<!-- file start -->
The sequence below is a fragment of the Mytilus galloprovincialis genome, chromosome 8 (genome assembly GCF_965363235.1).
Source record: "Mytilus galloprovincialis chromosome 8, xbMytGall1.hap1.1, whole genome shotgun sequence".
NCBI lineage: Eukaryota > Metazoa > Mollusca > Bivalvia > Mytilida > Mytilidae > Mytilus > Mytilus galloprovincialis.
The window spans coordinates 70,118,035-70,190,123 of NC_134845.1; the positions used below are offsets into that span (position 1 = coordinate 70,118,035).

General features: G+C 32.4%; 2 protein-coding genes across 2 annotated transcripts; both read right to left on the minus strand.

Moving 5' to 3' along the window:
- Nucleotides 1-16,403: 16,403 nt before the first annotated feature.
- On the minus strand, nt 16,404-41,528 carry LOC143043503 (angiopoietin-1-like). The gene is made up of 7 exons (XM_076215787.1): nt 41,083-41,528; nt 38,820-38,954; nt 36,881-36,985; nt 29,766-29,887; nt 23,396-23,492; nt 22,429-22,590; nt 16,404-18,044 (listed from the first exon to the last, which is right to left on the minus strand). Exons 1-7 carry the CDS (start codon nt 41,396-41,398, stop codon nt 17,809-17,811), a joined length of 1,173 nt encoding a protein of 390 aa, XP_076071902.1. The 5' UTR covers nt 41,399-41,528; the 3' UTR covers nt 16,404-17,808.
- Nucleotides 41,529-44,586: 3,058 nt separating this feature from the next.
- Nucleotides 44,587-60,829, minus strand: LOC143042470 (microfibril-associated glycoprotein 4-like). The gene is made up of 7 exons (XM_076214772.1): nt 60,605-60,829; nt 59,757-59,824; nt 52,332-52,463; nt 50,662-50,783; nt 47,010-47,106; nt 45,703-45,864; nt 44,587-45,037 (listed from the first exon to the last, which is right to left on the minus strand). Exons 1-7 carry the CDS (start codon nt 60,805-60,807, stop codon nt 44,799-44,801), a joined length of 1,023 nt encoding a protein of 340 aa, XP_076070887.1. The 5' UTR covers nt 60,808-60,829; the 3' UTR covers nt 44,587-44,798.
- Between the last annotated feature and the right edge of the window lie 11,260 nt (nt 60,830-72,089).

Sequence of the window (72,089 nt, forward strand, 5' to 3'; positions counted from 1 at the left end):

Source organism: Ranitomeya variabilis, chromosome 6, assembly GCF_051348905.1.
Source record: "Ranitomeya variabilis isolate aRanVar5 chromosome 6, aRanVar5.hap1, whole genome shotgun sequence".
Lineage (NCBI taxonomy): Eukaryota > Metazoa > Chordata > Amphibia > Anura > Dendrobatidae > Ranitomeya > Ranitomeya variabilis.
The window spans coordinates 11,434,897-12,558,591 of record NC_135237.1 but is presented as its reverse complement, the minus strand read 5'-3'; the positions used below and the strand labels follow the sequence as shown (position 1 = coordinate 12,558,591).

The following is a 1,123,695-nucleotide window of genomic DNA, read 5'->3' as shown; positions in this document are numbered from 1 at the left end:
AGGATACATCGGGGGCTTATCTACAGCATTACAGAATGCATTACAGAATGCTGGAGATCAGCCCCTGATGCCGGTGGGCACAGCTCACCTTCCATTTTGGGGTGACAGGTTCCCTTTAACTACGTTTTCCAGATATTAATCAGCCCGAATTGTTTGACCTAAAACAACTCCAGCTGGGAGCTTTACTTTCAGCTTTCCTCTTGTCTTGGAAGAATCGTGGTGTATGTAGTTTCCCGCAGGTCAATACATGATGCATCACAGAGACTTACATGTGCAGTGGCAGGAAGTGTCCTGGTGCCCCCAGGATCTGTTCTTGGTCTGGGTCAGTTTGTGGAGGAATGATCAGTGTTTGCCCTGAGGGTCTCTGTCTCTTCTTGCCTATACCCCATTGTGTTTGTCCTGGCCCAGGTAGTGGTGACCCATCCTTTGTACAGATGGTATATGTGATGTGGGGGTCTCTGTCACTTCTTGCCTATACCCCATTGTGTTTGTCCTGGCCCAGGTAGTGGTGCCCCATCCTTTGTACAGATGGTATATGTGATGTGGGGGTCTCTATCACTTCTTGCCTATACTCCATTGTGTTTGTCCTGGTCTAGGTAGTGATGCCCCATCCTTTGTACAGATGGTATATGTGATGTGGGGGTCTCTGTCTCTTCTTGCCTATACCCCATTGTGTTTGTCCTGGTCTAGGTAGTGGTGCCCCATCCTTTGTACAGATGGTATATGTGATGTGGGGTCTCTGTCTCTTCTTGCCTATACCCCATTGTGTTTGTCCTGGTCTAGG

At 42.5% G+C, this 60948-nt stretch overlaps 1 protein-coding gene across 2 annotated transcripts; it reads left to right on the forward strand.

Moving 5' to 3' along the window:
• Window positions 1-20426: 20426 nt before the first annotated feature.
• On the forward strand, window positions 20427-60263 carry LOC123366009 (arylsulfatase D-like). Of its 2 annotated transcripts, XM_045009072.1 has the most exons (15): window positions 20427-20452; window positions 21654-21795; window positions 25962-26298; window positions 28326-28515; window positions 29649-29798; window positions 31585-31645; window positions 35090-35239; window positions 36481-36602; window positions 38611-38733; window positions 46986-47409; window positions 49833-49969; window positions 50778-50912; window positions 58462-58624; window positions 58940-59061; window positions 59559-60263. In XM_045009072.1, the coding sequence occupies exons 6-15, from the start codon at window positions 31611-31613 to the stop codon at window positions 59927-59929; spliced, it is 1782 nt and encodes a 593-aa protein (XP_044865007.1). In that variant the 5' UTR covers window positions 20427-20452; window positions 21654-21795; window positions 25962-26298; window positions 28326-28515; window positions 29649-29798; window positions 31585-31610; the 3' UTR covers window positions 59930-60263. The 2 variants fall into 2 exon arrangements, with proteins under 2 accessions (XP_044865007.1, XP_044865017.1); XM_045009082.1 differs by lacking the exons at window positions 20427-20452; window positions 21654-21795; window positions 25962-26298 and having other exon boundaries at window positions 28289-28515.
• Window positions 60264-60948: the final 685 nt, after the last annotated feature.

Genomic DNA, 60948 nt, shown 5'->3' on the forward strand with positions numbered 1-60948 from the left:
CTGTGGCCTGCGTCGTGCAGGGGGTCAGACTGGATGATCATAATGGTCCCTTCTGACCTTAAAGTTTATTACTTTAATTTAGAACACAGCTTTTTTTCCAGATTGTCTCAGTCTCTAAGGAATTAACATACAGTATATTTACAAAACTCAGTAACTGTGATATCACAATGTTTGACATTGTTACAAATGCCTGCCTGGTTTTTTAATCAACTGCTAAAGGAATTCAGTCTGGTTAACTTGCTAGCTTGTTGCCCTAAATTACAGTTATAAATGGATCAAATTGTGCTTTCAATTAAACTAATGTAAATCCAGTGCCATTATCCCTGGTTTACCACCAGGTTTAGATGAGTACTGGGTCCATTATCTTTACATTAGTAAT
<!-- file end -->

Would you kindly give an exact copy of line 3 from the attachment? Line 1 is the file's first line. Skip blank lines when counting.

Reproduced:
NCBI lineage: Eukaryota > Metazoa > Mollusca > Bivalvia > Mytilida > Mytilidae > Mytilus > Mytilus galloprovincialis.